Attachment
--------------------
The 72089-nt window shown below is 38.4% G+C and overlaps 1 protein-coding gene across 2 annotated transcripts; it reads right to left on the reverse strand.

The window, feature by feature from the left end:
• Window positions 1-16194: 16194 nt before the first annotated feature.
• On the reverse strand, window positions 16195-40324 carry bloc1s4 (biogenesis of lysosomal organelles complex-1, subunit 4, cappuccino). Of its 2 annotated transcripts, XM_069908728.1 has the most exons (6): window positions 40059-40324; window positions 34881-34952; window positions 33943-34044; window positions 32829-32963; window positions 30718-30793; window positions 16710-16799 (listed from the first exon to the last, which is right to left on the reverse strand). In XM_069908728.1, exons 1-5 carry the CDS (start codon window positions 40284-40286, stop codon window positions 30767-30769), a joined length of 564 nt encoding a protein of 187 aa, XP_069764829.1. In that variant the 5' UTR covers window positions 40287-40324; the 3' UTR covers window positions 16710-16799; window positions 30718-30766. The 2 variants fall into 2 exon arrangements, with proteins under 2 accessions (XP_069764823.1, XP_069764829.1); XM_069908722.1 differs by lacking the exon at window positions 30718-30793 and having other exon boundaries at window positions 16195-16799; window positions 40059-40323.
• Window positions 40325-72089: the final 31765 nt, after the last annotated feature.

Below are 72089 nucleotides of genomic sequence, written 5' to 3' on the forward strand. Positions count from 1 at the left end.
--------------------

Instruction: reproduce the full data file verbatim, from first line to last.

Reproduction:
The 72089-nt window shown below is 38.4% G+C and overlaps 1 protein-coding gene across 2 annotated transcripts; it reads right to left on the reverse strand.

The window, feature by feature from the left end:
• Window positions 1-16194: 16194 nt before the first annotated feature.
• On the reverse strand, window positions 16195-40324 carry bloc1s4 (biogenesis of lysosomal organelles complex-1, subunit 4, cappuccino). Of its 2 annotated transcripts, XM_069908728.1 has the most exons (6): window positions 40059-40324; window positions 34881-34952; window positions 33943-34044; window positions 32829-32963; window positions 30718-30793; window positions 16710-16799 (listed from the first exon to the last, which is right to left on the reverse strand). In XM_069908728.1, exons 1-5 carry the CDS (start codon window positions 40284-40286, stop codon window positions 30767-30769), a joined length of 564 nt encoding a protein of 187 aa, XP_069764829.1. In that variant the 5' UTR covers window positions 40287-40324; the 3' UTR covers window positions 16710-16799; window positions 30718-30766. The 2 variants fall into 2 exon arrangements, with proteins under 2 accessions (XP_069764823.1, XP_069764829.1); XM_069908722.1 differs by lacking the exon at window positions 30718-30793 and having other exon boundaries at window positions 16195-16799; window positions 40059-40323.
• Window positions 40325-72089: the final 31765 nt, after the last annotated feature.

Below are 72089 nucleotides of genomic sequence, written 5' to 3' on the forward strand. Positions count from 1 at the left end.